From a broader perspective [88], distinguish two types of marine terraces in southern Africa: those which have a vertical uplift rate of 0.01 mm per year, and those in Angola and Namibia where the uplift rate is much higher, estimated to be 0.07 mm per year. This difference resulted in higher raised beaches in Angola and more pronounced stages than in the Cape regions, for example, where the marine shelves are less subject to tectonic uplift [172]. The oldest raised beaches on the Atlantic coast of southern Africa are estimated to be younger than 1 Ma and older or contemporary with the Middle Pleistocene [88, 100, 102]. Therefore, the oldest raised beaches are prime areas to address Acheulean coastal settlements during the MPT.

Review of Earlier Stone Age research

The richness of the Pleistocene archaeological record in the +100 m raised beaches has been reported since the 1950s by several geologists prospecting the area for resource exploitation purposes. However, it is when J.L.M. Pais Pinto created the Museu Nacional de Arqueologia de Benguela in 1976 that archaeological excavations were initiated at Dungo. He also prospected the coastal zone around Benguela and discovered several new sites among which several localities at the raised beaches of Mormolo, Uche, Pima, Punta das Vacas and Morro do Sombreiro. ESA artifacts have been found in varying quantities across these localities, suggesting a range of occupations. Unfortunately, the lithic collections stored at the museum remain largely unpublished but they are currently under reappraisal [173].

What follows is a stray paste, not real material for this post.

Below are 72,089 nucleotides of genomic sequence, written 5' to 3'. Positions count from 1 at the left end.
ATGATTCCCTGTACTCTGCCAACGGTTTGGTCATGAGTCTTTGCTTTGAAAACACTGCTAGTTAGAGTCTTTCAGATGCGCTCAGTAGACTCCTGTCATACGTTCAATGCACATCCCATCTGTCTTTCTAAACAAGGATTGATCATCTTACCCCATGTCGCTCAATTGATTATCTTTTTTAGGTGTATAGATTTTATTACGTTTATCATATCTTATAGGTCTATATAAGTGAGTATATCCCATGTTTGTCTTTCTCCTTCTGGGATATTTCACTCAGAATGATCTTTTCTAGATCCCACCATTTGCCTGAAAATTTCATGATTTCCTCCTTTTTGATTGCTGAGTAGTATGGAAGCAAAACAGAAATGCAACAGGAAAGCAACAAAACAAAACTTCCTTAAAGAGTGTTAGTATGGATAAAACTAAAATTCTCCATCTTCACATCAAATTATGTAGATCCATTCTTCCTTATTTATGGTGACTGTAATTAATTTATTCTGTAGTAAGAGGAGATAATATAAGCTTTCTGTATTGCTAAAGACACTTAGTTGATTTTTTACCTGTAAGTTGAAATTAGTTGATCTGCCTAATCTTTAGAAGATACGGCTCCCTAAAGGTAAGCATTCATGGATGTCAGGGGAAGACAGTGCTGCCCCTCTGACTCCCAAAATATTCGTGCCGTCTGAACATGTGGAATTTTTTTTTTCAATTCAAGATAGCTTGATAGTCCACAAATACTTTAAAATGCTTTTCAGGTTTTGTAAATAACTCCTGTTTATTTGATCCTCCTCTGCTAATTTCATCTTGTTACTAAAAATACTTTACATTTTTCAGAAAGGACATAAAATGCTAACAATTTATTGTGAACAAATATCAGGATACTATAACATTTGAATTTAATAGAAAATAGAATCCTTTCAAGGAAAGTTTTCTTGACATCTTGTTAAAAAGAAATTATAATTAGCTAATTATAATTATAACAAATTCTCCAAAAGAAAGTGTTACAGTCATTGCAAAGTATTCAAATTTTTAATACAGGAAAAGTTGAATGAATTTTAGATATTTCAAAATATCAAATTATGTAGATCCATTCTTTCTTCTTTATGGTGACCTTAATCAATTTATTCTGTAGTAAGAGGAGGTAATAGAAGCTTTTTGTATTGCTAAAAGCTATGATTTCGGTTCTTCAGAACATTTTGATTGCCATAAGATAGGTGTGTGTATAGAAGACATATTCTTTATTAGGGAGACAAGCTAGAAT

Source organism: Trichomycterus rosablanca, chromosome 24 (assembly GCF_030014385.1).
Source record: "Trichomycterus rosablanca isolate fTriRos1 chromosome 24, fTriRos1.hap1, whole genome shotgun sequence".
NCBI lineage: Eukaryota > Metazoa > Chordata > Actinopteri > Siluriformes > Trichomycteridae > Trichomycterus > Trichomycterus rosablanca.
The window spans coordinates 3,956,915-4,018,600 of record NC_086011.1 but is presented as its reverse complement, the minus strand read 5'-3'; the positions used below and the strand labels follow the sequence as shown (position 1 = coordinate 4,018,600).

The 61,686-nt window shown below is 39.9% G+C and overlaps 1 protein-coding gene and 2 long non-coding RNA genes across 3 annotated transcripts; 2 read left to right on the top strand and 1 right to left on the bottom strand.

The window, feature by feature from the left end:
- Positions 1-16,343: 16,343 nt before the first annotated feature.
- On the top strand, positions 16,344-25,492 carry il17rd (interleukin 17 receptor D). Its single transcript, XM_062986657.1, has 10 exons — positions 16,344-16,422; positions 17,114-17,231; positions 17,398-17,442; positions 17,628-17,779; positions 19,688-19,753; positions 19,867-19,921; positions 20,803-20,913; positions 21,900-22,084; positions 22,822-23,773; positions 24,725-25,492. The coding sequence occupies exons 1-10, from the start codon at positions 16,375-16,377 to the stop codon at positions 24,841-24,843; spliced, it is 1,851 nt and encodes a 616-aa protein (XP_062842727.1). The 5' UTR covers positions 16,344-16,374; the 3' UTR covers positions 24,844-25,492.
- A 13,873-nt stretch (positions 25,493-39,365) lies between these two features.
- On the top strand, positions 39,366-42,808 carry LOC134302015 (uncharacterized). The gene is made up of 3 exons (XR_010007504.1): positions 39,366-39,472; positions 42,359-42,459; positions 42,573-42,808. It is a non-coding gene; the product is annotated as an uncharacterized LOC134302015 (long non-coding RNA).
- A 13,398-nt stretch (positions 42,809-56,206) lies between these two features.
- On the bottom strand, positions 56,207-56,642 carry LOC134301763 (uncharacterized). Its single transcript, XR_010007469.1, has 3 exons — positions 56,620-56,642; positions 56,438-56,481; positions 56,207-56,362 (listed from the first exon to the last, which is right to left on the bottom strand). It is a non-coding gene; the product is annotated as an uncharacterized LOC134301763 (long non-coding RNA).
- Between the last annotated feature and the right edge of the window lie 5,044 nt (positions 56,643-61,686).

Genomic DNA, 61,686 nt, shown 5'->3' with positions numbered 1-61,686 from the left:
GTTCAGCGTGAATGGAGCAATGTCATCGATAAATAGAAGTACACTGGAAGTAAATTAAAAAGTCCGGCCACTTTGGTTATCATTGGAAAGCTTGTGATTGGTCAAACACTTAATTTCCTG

At Dungo, Stone Age artifacts were first reported by geologists M. Neto [174176], S. de Carvalho [167] and M. Feio [166], and initially it was J.D. Clark [132] and C. Ervedosa [177] that conducted studies on the surface lithic scatters (the site was published then as “Baía Farta”). The first excavations focused on an undated MSA site at Dungo III, but from the late 90s and in the context of a new collaboration with Sorbonne University, new excavations began to focus on the ESA deposits [153, 154]. The same team also discovered the site of Dungo V, where a stranded cetacean (Balaneoptera sp.) was discovered on the margins of a palaeo-lagoon estimated to be c. 1 Ma by biochronology and >350 ka by 234U/230Th on oyster shell remains [155, 178]. The articulated carcass spread across 6m and was associated with 57 lithics rich in flakes and pebble tools, among which several presented use-wear consistent with butchery activities [34, 178180]. Consequently, Dungo V presents most of the patterns that could be used to argue for a single carcass site [see patterns proposed by 174, 175, 181], suggesting there is early evidence for coastal resource acquisition by hominins despite that dating efforts have proven difficult.

The Dungo IV excavation and dating program